I assured her she would not be disturbed by anyone, for any reason. She could emerge from the room when she was ready and could stay as long as she needed. I would guard against any disturbance.
I covered her with a blanket and put chairs against the bed as a reminder to her that the railings were down. I handed her the call bell and closed the door and curtains behind me.
Some weeks later I received a letter from her. She had difficulty describing the torrent of emotions that enveloped her while she lay with her husband that final afternoon of his life. But she said that being able to fully embrace him provided her a comfort and peace that would warm her for the rest of her life.
It’s so simple, yet too often we lose focus on what really matters.
Have the courage to let your humanity lead the way.
I bet you'll be seeing more and more of this type of thing-Your powers that be are going to have to get you all prepared. No supplies? I don't know how long you can let a PICC go without flushing before it's in danger of clotting up-maybe someone else knows that.For you I think checking the site every shift would be reasonable-you want to be able to catch a problem quickly and take any action needed.You could see an infection develop at any time-I've had them develop the day after insertion and I've seen patients maintain a line for months with no problem.Do you think he would harm himself and pull it? Do you have a policy for that? Maybe suicide precautions? It takes a special kind of nurse to deal with that population-it isn't my cuppa tea,for sure...
[QUOTE=JailRN;2478794]OK, nurses..I need opinions, facts, experiences
How long, would any of you say, it takes for an infection to start in a PICC line???
Ihe's not sure how often the line is maintained or when the dressing was changed last.
Alll of that aside, how long, would any of you say, it would take before I'd 'worry' about an infection..I figure, IF he had chemo 3 days ago, his WBC would be dropping, and even though our facility is cleaner than most of their outside living quarters, I'm still VERY concerned about infection..(among other things,) considering MRSA runs rampant both in jails and our community......
I'm in LTC and our policy regarding PICC lines is daily flushing (when not in use) ,dressing change q 5 days and visualization of the site every shift .In my experience they can become infected at anytime-(via loose dressings/during dressing change) -I would think that checking the site q 4or q 8 hours would be satisfactory-and report any sign of infection to the doc.Do you change dressings of every kind when your inmates arrive and assess whatever is under there? I think it would be very important in that population to document if they have s/s of infection upon arrival. Is it possible to contact whomever inserted it? You've got to find out how long it is-suppose he does pull it out? Your facility really needs a policy...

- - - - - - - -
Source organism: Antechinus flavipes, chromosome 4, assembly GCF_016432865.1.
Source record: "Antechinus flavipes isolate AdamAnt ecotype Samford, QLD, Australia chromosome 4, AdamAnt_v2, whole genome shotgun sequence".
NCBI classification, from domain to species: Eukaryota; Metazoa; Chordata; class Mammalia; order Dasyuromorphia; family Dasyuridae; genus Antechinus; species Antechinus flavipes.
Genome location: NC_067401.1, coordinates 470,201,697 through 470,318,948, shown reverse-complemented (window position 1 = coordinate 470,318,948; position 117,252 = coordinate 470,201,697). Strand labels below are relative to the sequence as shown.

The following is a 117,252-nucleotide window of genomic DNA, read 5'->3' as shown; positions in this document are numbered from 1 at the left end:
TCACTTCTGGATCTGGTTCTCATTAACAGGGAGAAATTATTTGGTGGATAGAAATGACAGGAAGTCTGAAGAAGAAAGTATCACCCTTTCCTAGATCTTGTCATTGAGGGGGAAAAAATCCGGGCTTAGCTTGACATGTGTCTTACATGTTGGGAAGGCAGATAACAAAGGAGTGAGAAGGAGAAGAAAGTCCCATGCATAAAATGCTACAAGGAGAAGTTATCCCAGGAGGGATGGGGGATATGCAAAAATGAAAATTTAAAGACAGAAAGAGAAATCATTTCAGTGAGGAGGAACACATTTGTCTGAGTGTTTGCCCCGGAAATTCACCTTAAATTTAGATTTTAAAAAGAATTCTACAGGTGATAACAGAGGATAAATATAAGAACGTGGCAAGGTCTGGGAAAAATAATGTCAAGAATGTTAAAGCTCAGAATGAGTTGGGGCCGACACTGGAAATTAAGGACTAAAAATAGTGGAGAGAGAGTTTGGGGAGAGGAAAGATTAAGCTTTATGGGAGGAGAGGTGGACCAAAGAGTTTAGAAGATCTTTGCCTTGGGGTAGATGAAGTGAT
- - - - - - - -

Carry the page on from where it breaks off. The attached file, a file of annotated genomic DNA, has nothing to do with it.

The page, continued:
Jail RN, Sharon,
I am soo sorry for your loss. I am also soooo proud of you and your children for setting up a fund in your husband's memory. What a great way to reward steadfastness and determination. What a great way to remind your children of these important character traits.
Thank you for sharing your journey with us.
What is the article title....I'll ask for permssion to post here.
What is the article title....I'll ask for permssion to post here.
Unfortunately, it's not available on-line, and it's only in the California Edition. I'm having it scanned and can e-mail it to anyone who would like to read it.
I am so very proud of Doug, as he was SO determined, SO passionate, SO driven, and has left some really big shoes for our sons to fill.
Even though they didn't have him for as long as we would have liked, I tell them "I would rather for you both to have had him as your Dad for the short time that you did, rather than a lifetime of someone else."
Thanks for all of your love and support. I am humbled.
Thank You JailRN for the article, I read every word. You have so much to be proud of with Doug. :icon_hug:to you as you move forward in your life. Your sons should be pleased to have Doug as a father and a role model.
THANK YOU for sharing this with us.
Thank you for E-mailing Doug's story. The male nurse forum needs to see this. Male nurses you are appreciated!
My thoughts and prayers are with you. I'm sure that your husband lives on in your sons and through those lives he touched as a nurse.
Send it to me also, jail RN. We have a lot in common as my my husband died from a "medical incident" also.
Hi. I am so sorry for your loss. I'd love to read more about your husband. I will PM you w/ my e-mail address. Thanks for letting everyone know about his story.
pm me too, jail.
i'll give you my email address.